The 2019 novel coronavirus (COVID-19) is a new respiratory disease. It was first identified in Wuhan, Hubei Province, China in December 2019. Additional information about this emerging disease can be found at the CDC.
A member of our community who is an adjunct in the College of Music and Media has been officially diagnosed with COVID-19. Federal health privacy laws prohibit us from publishing our adjunct’s name. At this time, the individual is feeling ok and is in good spirits while in isolation at home. We have reached out already to people who have been identified as being in close contact with our adjunct. This is a reminder that we must all continue to be very careful, as we have significant community spread in New Orleans and in locations around the nation.
Be assured that, going forward, we have procedures in place to notify people who were in close contact with anyone who has been diagnosed with COVID-19, just as we have done in this case. We also remind you to report to Student Health Services or to Human Resources if you have been exposed or diagnosed with a presumptive or confirmed case of coronavirus as directed on our website. This is so that we may make every effort to keep you and fellow community members safe.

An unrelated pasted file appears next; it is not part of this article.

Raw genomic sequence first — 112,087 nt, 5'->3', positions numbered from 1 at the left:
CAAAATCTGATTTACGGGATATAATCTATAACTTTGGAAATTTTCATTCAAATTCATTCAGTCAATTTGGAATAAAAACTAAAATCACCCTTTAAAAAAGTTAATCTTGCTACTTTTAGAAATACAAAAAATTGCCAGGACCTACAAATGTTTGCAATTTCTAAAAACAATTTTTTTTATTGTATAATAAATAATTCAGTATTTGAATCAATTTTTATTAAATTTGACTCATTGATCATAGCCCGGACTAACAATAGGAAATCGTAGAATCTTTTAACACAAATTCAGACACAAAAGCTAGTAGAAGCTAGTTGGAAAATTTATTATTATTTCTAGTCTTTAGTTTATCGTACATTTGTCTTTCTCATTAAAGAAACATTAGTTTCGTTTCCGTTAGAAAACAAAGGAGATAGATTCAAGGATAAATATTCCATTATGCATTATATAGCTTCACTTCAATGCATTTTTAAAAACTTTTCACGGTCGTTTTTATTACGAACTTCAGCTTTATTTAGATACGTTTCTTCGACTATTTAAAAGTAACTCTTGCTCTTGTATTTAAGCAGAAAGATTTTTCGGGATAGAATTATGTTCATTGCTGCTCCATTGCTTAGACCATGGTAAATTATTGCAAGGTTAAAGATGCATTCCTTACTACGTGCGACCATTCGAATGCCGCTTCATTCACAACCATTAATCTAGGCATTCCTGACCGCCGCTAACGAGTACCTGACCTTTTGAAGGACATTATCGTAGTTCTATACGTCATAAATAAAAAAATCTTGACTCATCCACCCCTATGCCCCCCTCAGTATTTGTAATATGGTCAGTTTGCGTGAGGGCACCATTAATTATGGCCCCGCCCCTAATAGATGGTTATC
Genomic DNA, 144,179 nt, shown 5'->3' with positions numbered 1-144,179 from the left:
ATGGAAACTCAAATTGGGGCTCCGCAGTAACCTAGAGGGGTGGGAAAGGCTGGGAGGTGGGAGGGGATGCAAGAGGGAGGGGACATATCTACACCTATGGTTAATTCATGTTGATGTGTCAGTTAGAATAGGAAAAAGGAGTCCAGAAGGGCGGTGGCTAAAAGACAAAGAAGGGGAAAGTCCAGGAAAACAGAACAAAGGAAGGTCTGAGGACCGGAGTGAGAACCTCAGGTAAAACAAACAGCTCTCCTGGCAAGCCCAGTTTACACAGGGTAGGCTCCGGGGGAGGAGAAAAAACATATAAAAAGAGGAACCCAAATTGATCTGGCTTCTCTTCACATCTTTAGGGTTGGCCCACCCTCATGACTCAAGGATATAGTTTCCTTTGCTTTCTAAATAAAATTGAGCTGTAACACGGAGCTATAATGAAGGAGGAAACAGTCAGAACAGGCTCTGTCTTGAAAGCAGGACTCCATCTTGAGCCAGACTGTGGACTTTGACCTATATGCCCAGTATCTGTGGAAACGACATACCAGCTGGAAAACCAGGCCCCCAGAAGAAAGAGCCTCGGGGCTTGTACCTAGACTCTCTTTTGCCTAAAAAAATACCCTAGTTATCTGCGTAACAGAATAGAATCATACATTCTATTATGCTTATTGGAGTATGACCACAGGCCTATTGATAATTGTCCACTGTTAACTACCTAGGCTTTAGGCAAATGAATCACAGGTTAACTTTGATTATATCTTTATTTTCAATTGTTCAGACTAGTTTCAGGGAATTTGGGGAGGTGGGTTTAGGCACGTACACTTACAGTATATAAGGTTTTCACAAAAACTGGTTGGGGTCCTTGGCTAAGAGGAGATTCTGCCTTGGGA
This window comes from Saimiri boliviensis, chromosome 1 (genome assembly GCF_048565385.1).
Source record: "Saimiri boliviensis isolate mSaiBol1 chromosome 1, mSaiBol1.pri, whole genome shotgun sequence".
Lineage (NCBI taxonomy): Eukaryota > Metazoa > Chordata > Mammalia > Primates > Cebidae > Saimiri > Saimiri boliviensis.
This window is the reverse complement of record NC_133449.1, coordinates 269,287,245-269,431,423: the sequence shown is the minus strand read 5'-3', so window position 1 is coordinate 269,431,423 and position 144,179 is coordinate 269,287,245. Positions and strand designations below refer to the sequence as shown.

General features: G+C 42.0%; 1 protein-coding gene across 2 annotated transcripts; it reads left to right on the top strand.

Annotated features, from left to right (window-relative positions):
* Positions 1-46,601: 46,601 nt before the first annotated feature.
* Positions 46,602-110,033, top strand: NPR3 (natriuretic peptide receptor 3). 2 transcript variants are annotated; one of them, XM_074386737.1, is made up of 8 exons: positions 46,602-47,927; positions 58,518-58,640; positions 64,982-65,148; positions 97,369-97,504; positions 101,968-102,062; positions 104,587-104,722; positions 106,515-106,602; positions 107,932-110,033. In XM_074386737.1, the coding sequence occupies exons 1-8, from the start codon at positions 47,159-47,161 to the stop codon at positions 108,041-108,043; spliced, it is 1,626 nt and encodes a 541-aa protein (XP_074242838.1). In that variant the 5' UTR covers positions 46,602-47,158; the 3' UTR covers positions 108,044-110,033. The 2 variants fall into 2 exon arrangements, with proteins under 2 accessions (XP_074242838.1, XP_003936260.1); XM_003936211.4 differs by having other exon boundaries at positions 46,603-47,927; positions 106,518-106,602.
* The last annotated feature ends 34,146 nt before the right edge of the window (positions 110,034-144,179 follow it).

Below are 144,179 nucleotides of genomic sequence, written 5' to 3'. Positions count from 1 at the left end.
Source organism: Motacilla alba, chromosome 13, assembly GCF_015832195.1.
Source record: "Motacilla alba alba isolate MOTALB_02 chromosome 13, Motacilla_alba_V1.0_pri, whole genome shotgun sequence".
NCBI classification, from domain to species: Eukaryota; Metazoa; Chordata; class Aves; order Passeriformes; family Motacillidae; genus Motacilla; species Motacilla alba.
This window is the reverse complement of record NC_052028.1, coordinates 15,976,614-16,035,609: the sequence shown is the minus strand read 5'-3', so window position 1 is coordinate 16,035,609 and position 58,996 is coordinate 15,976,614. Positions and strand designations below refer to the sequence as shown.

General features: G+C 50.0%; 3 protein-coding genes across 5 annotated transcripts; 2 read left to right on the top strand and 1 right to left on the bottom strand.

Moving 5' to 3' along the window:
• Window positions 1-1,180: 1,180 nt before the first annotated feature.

Yes. The number of cases reported in New Orleans is still developing. For the most immediate updates on the spread of COVID-19, we recommend these resources:
- The Times-Picayune | The New Orleans Advocate
- Johns Hopkins Map of Cases
- Center for Disease Control
- OSHA Guidance on Preparing Workplaces for COVID-19
- Information about coronavirus testing
You can also text COVIDNOLA to 888777 to receive alerts from NOLA Ready.
Over the weekend of March 7-8, at a downtown conference, a faculty member and two of our undergraduate students had lunch with someone who was subsequently diagnosed with COVID-19. They discovered and reported this information last night, Tuesday, March 10.